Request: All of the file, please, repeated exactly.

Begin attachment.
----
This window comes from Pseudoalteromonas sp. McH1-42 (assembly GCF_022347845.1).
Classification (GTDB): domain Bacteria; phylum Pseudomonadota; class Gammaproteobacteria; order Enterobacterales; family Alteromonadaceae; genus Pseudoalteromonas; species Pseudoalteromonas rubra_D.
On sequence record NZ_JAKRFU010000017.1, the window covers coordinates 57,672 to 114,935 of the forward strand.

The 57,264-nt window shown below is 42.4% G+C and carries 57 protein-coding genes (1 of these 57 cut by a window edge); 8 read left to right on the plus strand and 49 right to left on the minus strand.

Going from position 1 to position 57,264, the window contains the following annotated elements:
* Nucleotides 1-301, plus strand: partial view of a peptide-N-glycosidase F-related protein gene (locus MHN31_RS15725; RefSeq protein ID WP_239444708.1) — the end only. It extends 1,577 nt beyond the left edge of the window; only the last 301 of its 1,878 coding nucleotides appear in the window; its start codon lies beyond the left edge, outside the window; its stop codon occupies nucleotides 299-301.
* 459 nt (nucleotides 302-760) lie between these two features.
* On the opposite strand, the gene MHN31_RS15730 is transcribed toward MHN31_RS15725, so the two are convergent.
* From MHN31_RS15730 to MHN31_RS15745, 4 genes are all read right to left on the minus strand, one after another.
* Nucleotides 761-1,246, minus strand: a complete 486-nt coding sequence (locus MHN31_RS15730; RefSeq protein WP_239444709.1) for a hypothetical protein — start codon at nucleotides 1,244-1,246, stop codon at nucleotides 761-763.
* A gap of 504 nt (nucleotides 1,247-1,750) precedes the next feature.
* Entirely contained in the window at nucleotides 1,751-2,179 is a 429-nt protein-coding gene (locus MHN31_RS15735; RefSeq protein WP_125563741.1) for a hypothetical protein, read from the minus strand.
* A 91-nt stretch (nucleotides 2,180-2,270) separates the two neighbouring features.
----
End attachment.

This window comes from Pseudoalteromonas sp. McH1-42 (assembly GCF_022347845.1).
Classification (GTDB): domain Bacteria; phylum Pseudomonadota; class Gammaproteobacteria; order Enterobacterales; family Alteromonadaceae; genus Pseudoalteromonas; species Pseudoalteromonas rubra_D.
On sequence record NZ_JAKRFU010000017.1, the window covers coordinates 57,672 to 114,935 of the forward strand.

The 57,264-nt window shown below is 42.4% G+C and carries 57 protein-coding genes (1 of these 57 cut by a window edge); 8 read left to right on the plus strand and 49 right to left on the minus strand.

Going from position 1 to position 57,264, the window contains the following annotated elements:
* Nucleotides 1-301, plus strand: partial view of a peptide-N-glycosidase F-related protein gene (locus MHN31_RS15725; RefSeq protein ID WP_239444708.1) — the end only. It extends 1,577 nt beyond the left edge of the window; only the last 301 of its 1,878 coding nucleotides appear in the window; its start codon lies beyond the left edge, outside the window; its stop codon occupies nucleotides 299-301.
* 459 nt (nucleotides 302-760) lie between these two features.
* On the opposite strand, the gene MHN31_RS15730 is transcribed toward MHN31_RS15725, so the two are convergent.
* From MHN31_RS15730 to MHN31_RS15745, 4 genes are all read right to left on the minus strand, one after another.
* Nucleotides 761-1,246, minus strand: a complete 486-nt coding sequence (locus MHN31_RS15730; RefSeq protein WP_239444709.1) for a hypothetical protein — start codon at nucleotides 1,244-1,246, stop codon at nucleotides 761-763.
* A gap of 504 nt (nucleotides 1,247-1,750) precedes the next feature.
* Entirely contained in the window at nucleotides 1,751-2,179 is a 429-nt protein-coding gene (locus MHN31_RS15735; RefSeq protein WP_125563741.1) for a hypothetical protein, read from the minus strand.
* A 91-nt stretch (nucleotides 2,180-2,270) separates the two neighbouring features.